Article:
It's become an obsession. For every fruit and vegetable at the farmers' market, the Ball Complete Book of Home Preservinghas a dozen recipes for pickles, juice, and pie filling, and I want to try them all. So what if I've never had an interest in pickled three bean salad? The beans are there, overflowing their baskets, and I have a recipe. I can, therefore I must.
For Pete's sake, lima beans. I've gone off the deep end.
I always buy too much at the farmers' market. The bright, fragrant vegetables and herbs are intoxicating, and the farmer's pipe smells pretty good, too. Inevitably, I'm drawn in like a moth to the light, like a fly to honey, like a vegan to organic fava beans.
These bread and butter pickles couldn't have been easier—three pounds of sliced cucumber and onion sit in brine for two hours, then simmer briefly in vinegar and seasoning before they're canned and sealed. For old times' sake, I'll also make an English version, with cider vinegar and brown sugar. We can eat twelve pints of pickles this winter if we set our minds to it.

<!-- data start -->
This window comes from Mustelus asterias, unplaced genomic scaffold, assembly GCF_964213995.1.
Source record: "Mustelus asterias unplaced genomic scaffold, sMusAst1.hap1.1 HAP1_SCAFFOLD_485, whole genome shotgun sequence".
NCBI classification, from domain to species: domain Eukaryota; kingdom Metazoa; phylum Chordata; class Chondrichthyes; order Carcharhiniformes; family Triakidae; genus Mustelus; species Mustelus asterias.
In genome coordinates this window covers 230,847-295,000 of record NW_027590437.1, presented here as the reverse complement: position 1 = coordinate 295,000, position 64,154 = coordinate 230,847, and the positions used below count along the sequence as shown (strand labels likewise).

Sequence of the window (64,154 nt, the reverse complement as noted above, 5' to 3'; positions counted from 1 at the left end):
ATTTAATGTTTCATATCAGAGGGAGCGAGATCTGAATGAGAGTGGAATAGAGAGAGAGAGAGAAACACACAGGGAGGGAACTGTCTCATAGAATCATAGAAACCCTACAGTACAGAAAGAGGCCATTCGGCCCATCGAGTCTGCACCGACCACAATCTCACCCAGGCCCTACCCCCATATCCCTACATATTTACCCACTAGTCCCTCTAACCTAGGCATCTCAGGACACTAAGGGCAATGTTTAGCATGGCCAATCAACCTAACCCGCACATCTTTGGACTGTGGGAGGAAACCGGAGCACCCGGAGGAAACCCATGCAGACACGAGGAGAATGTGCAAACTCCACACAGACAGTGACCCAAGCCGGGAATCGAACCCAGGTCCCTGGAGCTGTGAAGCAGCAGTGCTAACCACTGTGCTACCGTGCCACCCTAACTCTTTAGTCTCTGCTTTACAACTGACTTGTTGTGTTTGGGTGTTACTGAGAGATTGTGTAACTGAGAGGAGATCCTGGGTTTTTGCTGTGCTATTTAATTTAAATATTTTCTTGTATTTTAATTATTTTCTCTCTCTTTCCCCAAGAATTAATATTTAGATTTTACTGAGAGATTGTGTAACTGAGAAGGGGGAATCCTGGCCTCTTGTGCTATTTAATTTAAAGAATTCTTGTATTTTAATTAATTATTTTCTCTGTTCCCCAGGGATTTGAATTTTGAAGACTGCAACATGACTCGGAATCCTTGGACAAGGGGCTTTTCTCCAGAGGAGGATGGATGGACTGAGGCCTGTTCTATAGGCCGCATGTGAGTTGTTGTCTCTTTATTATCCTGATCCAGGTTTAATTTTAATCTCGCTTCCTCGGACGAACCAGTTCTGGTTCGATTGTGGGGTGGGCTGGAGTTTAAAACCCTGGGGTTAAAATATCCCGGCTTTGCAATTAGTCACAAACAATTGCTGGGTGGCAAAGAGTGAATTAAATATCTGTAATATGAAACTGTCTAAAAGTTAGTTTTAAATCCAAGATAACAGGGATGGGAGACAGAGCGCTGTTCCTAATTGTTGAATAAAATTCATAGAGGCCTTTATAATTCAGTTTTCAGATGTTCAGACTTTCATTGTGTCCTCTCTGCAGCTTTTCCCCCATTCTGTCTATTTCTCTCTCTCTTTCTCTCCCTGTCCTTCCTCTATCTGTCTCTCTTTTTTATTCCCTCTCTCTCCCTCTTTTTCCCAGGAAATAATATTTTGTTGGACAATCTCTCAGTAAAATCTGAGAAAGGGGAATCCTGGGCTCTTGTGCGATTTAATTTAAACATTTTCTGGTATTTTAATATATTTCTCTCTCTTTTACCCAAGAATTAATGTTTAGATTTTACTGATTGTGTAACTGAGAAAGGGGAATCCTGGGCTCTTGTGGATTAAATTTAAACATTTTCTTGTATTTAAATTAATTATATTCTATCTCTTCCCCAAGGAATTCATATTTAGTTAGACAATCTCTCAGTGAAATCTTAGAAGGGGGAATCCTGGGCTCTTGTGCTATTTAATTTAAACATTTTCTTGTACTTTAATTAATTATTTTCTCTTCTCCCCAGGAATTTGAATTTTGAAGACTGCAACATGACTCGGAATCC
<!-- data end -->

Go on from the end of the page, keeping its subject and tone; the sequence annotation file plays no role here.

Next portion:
Homemade preserves are handy to have around. Do me an unexpected favor, and I'll probably give you jam. Or pickled lima beans. Depends on your age, and the quality of the favor.
Twenty cups wild blueberries + Two cups sugar + Time + Heat = One hell of an ice cream topping.
When I see my shelves of multicolored jars, I gloat a little. I'm cheating the seasons, storing away summer food. I like self-sufficiency; I would've made a good pioneer. I may not be able to build a barn or drive a Conestoga wagon, but I can pick strawberries and eat them in December. So who needs the grocery store? I've got a farmer and a great big pot of boiling water.